The DDG 1000, also known as the USS Zumwalt, is the Pentagon’s $3 billion guided-missile destroyer. Featuring advanced stealth capabilities, it will be operational in 2019, if all goes well.
Last month, the vessel began sea trials after leaving its birthplace in Bath, Maine.
"This underway period is specifically scheduled to demonstrate the ship systems to the Navy’s Board of Inspection and Survey and the ship will return to port upon conclusion of the demonstrations," Navy spokesman Matthew Leonard told Scout Warrior.
The Zumwalt is the first of three next-generation ships the Navy hopes to induct into the fleet.
Because of its stealth design, the 600-ft. long ship has a radar cross-section roughly the size of a small fishing boat. Its electric drive system also means a quieter operation than its diesel counterparts.
The destroyer’s undersea warfare system uses dual-band sonar technology to detect submerged mines. This will aid in close-shore land-attack missions.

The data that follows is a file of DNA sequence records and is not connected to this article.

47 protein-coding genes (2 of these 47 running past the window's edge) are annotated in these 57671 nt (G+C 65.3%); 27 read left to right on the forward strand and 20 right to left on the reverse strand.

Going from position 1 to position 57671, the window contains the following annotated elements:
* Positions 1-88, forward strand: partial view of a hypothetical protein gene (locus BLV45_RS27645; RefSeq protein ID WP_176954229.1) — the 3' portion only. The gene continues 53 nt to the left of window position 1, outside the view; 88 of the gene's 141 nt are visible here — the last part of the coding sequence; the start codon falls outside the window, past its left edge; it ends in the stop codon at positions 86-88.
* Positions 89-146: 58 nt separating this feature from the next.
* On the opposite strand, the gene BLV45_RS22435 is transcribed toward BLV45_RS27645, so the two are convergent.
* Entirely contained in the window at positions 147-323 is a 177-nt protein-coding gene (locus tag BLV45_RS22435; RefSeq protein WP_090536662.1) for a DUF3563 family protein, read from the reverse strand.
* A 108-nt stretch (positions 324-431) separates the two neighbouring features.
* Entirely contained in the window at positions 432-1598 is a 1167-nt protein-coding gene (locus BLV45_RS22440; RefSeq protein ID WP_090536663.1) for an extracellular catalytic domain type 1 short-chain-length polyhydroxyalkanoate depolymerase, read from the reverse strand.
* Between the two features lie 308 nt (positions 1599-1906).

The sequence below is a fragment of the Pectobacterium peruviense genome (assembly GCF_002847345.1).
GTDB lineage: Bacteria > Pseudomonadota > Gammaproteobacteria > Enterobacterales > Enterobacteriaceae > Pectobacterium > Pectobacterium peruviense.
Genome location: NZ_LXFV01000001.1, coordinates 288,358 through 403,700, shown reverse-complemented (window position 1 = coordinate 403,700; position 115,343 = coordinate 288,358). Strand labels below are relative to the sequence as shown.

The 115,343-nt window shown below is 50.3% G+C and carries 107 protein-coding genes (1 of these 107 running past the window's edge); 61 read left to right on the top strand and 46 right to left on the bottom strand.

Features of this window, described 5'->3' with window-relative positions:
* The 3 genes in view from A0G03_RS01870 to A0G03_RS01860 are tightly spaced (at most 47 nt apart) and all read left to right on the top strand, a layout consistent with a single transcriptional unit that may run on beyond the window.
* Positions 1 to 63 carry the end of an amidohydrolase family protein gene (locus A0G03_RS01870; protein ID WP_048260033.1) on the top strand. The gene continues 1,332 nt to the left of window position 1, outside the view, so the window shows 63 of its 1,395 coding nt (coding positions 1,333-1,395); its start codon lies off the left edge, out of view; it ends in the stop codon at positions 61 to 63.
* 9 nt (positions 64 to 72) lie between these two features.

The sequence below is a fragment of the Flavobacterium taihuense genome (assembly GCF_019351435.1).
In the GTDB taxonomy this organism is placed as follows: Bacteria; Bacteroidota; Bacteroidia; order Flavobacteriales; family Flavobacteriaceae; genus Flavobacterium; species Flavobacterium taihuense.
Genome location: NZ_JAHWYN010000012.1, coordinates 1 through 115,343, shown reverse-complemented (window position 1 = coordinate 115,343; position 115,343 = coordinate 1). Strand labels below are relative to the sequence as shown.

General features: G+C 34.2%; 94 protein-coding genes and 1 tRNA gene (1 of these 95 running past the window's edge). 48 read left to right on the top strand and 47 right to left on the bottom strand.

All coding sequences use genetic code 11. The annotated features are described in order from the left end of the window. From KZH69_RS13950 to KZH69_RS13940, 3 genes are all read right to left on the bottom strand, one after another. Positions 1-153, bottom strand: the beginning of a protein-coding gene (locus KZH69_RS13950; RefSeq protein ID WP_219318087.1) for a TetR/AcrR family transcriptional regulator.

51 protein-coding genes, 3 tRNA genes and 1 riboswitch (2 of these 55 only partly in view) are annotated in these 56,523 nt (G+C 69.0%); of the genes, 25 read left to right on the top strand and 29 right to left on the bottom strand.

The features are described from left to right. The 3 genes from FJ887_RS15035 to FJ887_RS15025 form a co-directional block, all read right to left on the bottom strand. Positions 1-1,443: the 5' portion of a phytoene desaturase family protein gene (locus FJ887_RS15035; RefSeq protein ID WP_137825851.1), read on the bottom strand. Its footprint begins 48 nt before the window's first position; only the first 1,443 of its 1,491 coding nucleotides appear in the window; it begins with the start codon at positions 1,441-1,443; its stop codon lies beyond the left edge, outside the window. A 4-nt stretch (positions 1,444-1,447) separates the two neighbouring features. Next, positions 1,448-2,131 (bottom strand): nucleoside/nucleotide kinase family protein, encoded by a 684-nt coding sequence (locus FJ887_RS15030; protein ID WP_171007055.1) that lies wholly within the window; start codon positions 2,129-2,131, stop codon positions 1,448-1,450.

Despite being considered cutting-edge naval technology by the Pentagon, critics point out that the USS Zumwalt’s stealth design may render it unsafe on the open seas.
"Increasing wave heights…lead to drastic reductions in the stability of the tumblehome topside hull form," reads a report presented at the 9th International Ship Stability Workshop in Germany, according to Wired Magazine.
Heedless of safety concerns, the program has progressed. Navy officials speaking to Scout Warrior report that a second Zumwalt-class destroyer is 75% complete. Construction of the third is said to be underway.